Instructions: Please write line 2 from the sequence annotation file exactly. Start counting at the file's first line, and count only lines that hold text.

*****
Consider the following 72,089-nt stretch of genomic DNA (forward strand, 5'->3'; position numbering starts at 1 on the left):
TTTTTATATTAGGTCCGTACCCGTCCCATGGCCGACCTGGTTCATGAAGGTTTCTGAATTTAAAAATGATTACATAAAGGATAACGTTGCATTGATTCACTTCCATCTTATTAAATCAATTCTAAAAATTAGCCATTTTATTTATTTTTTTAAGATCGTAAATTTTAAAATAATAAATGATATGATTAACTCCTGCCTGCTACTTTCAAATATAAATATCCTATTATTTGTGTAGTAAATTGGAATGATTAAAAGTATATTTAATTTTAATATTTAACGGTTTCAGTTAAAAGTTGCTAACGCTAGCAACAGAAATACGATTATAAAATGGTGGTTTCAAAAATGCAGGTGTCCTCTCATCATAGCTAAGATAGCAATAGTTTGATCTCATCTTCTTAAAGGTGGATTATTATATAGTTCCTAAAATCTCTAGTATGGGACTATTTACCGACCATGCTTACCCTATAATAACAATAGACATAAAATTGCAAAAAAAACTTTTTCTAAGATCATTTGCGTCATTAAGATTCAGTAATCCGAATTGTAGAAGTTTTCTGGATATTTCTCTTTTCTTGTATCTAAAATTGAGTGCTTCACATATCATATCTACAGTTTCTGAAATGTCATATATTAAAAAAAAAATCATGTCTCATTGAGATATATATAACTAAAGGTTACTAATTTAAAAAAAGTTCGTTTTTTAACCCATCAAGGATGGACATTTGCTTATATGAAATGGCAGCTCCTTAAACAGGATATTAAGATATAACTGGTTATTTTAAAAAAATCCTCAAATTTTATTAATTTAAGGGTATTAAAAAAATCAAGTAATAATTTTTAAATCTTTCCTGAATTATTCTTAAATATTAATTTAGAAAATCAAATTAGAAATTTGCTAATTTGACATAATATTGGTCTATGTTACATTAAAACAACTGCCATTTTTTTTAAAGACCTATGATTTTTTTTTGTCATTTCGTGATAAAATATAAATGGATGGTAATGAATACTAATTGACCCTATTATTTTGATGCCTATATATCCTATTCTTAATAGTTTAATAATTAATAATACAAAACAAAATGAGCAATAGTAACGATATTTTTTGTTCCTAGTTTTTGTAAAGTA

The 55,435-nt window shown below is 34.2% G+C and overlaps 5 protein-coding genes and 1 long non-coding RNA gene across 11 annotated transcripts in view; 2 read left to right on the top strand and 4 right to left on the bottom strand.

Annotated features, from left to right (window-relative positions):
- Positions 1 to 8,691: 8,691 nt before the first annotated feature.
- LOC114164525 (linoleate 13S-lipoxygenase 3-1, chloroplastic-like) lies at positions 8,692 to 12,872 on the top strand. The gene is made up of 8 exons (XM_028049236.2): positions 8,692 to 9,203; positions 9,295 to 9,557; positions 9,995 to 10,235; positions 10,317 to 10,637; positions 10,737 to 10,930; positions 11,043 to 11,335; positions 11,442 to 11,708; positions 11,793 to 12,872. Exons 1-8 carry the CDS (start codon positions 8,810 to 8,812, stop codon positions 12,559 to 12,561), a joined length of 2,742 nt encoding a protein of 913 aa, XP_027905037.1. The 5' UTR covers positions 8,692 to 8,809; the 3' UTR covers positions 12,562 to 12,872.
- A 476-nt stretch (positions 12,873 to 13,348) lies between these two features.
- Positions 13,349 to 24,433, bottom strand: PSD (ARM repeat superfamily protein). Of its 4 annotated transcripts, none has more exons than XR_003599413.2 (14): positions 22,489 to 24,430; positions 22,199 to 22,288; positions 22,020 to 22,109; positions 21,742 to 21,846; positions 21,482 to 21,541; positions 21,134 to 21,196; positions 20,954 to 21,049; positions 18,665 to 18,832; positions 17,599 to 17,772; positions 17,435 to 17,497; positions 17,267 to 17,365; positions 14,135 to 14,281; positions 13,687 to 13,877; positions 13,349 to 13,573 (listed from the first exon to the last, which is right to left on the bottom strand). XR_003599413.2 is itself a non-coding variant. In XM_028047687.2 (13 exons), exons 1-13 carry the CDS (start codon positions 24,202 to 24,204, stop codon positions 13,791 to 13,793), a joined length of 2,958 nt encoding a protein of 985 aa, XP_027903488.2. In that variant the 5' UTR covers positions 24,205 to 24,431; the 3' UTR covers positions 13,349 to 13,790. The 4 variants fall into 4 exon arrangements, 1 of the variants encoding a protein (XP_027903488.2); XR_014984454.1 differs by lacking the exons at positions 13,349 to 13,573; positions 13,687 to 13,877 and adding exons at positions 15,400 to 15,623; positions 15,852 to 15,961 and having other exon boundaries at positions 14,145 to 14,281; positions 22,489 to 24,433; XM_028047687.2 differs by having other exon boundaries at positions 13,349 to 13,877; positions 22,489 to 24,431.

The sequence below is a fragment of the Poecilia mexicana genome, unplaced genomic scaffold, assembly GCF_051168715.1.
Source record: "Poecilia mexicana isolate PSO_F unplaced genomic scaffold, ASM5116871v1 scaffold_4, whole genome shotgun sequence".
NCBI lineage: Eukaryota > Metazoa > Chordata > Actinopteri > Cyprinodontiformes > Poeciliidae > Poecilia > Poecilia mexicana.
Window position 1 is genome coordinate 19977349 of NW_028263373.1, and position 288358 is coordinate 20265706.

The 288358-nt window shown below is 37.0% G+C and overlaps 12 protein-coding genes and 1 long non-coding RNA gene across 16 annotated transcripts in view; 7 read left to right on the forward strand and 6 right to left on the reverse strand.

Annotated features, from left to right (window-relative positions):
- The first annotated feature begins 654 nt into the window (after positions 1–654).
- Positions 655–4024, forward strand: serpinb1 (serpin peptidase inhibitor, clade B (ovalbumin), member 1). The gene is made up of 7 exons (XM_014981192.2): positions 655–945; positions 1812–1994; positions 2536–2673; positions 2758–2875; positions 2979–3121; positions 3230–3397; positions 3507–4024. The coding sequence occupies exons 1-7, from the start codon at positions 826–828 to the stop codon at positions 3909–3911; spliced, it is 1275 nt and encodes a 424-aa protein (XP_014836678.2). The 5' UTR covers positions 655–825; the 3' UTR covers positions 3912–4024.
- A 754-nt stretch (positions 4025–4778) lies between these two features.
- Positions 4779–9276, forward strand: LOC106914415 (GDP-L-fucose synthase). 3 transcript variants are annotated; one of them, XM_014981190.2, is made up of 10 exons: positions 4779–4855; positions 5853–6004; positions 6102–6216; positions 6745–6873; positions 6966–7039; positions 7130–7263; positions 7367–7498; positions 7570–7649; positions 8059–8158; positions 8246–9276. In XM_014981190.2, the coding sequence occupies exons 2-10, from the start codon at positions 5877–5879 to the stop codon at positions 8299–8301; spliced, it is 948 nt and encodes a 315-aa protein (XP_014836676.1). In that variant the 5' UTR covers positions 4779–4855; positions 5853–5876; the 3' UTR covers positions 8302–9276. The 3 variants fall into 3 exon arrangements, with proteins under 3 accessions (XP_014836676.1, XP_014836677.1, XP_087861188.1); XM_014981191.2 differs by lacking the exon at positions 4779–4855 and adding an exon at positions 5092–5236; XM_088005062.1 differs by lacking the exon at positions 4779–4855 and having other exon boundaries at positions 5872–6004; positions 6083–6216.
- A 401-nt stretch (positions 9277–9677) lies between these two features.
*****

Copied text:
TTTTTATATTAGGTCCGTACCCGTCCCATGGCCGACCTGGTTCATGAAGGTTTCTGAATTTAAAAATGATTACATAAAGGATAACGTTGCATTGATTCACTTCCATCTTATTAAATCAATTCTAAAAATTAGCCATTTTATTTATTTTTTTAAGATCGTAAATTTTAAAATAATAAATGATATGATTAACTCCTGCCTGCTACTTTCAAATATAAATATCCTATTATTTGTGTAGTAAATTGGAATGATTAAAAGTATATTTAATTTTAATATTTAACGGTTTCAGTTAAAAGTTGCTAACGCTAGCAACAGAAATACGATTATAAAATGGTGGTTTCAAAAATGCAGGTGTCCTCTCATCATAGCTAAGATAGCAATAGTTTGATCTCATCTTCTTAAAGGTGGATTATTATATAGTTCCTAAAATCTCTAGTATGGGACTATTTACCGACCATGCTTACCCTATAATAACAATAGACATAAAATTGCAAAAAAAACTTTTTCTAAGATCATTTGCGTCATTAAGATTCAGTAATCCGAATTGTAGAAGTTTTCTGGATATTTCTCTTTTCTTGTATCTAAAATTGAGTGCTTCACATATCATATCTACAGTTTCTGAAATGTCATATATTAAAAAAAAAATCATGTCTCATTGAGATATATATAACTAAAGGTTACTAATTTAAAAAAAGTTCGTTTTTTAACCCATCAAGGATGGACATTTGCTTATATGAAATGGCAGCTCCTTAAACAGGATATTAAGATATAACTGGTTATTTTAAAAAAATCCTCAAATTTTATTAATTTAAGGGTATTAAAAAAATCAAGTAATAATTTTTAAATCTTTCCTGAATTATTCTTAAATATTAATTTAGAAAATCAAATTAGAAATTTGCTAATTTGACATAATATTGGTCTATGTTACATTAAAACAACTGCCATTTTTTTTAAAGACCTATGATTTTTTTTTGTCATTTCGTGATAAAATATAAATGGATGGTAATGAATACTAATTGACCCTATTATTTTGATGCCTATATATCCTATTCTTAATAGTTTAATAATTAATAATACAAAACAAAATGAGCAATAGTAACGATATTTTTTGTTCCTAGTTTTTGTAAAGTA